Depression is by far the most prevalent mental complication of traumatic brain injury, with prevalence  estimates “reaching over 50%.”

Furthermore, patients are at risk for depression during the acute period of the injury and for decades  after that, when their risk remains high.

Jorge and colleagues discovered a significant depression in 33 percent of 91 traumatic brain injury patients. They also found that 76.7 percent of people had comorbid anxiety, and 56.7 percent had  aggressive conduct. A total of forty of their patients had suffered a mild traumatic brain injury (mTBI),  with the other patients suffering from moderate to severe damage.

After an injury to the orbital frontal cortex, Mah and colleagues discovered social perception abnormalities. These modifications made it  difficult for the patients to appropriately assess emotional facial expressions.

Levin and colleagues recently looked at a group of 125 people who had mild traumatic brain damage. When they looked back at their previous research, they found that one year after a minor traumatic  brain injury, 17 percent of people had significant depression.

They found an increase in the frequency of  depression with age, and that incidence rose by a factor of seven depending on whether aberrant CT  results on brain imaging were present.

The following are some of the differential diagnoses for depressed symptomatology after a brain injury:

Depressive mood and adjustment problem Dysthymia

Apathy and emotional lability caused to frontal lobe syndrome Major depressive disorder

Suppose depression or mood disorder is shown to be related to brain damage. In that case, it should be  classified as “a mood disorder attributable to a general medical condition (brain injury)” in the DSM-IV-  TR.

Clinical interviews or standard checklists such as the Hamilton or Beck Depression Inventory may screen  for depressing illnesses.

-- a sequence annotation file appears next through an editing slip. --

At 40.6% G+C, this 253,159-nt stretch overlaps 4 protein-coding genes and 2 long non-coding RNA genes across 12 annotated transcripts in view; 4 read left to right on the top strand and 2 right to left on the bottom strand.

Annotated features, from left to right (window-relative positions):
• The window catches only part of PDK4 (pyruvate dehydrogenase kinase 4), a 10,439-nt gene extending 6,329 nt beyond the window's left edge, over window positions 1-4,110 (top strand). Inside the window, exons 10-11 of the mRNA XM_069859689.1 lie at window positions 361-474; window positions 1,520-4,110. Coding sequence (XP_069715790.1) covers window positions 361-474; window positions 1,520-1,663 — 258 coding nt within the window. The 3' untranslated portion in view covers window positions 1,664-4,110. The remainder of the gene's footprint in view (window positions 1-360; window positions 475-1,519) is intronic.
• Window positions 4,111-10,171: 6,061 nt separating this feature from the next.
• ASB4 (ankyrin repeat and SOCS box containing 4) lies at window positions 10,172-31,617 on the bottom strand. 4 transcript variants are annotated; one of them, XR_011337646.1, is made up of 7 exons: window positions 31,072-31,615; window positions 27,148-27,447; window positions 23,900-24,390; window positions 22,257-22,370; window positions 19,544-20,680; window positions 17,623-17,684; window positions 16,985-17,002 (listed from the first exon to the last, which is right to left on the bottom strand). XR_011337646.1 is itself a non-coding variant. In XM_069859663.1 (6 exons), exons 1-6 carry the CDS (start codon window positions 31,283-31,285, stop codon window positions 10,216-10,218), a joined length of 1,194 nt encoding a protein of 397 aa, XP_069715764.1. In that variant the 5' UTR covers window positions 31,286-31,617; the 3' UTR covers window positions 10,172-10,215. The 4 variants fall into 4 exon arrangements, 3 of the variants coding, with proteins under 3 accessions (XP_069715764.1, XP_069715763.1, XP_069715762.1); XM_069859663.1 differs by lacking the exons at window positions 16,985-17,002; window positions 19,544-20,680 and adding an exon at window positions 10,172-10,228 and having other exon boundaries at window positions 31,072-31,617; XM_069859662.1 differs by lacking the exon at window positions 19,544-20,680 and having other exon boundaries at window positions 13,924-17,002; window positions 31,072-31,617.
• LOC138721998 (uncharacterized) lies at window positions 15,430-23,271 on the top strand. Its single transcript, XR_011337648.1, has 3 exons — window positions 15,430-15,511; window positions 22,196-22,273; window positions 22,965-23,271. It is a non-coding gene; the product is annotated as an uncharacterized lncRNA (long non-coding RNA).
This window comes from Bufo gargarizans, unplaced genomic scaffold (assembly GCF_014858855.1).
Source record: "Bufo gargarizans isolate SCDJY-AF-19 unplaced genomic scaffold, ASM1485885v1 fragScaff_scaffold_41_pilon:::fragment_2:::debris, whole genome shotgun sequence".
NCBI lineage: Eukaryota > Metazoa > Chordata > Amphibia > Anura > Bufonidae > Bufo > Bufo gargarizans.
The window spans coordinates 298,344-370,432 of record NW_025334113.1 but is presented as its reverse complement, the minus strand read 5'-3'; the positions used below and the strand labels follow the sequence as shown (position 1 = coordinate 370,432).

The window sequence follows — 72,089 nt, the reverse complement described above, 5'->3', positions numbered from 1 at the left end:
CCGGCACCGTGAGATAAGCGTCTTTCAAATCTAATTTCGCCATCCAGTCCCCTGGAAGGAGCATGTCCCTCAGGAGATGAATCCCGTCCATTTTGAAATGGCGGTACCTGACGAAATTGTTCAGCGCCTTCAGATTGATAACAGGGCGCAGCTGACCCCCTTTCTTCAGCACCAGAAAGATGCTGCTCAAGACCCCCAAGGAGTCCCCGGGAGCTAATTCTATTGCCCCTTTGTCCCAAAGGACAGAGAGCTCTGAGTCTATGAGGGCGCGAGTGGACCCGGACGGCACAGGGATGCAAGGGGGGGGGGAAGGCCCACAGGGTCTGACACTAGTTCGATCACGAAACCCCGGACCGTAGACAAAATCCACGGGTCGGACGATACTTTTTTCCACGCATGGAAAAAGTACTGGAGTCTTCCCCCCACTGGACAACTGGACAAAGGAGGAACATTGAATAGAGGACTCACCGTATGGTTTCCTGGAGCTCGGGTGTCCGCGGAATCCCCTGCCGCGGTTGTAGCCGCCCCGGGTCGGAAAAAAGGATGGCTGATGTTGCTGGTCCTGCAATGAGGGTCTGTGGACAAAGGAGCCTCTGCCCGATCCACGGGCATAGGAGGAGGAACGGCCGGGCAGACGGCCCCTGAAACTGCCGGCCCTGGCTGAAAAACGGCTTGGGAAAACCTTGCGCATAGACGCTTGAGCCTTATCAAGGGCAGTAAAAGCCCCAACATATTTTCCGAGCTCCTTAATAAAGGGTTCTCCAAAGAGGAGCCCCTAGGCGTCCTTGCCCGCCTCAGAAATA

Treatment for depressive illness caused by mTBI is similar to that for mood disorders not caused by  trauma. Because wounded persons may be suffering from both pain and a mental condition, addressing  sleep issues as a result of pain should be a priority as part of the overall treatment of mood disturbance  and psychiatric disorders in general.

Moldover and colleagues have proposed that depression is a complex condition with several etiological paths. They provide therapy alternatives and ideas for differential diagnoses.

Some of the most useful recent papers are Turner-Stokes and MacWalter, who give recommendations for screening, diagnosing, and treating depression in the setting of brain damage. They also provide  advice on how to monitor and assess therapy and whether to seek official psychiatric help.

As part of the  British National Guidelines initiative, the same writers have written a more extensive evaluation. There  are a variety of replicable practical items offered, including patient information sheets. One of these  tools is the flow chart shown in the following Figure.


Bipolar illness following a brain injury is thought to be exceedingly infrequent. Sayal and colleagues present a case of bipolar damage with minor lesions in the right amygdala, right putamen, and right  pituitary gland after mTBI.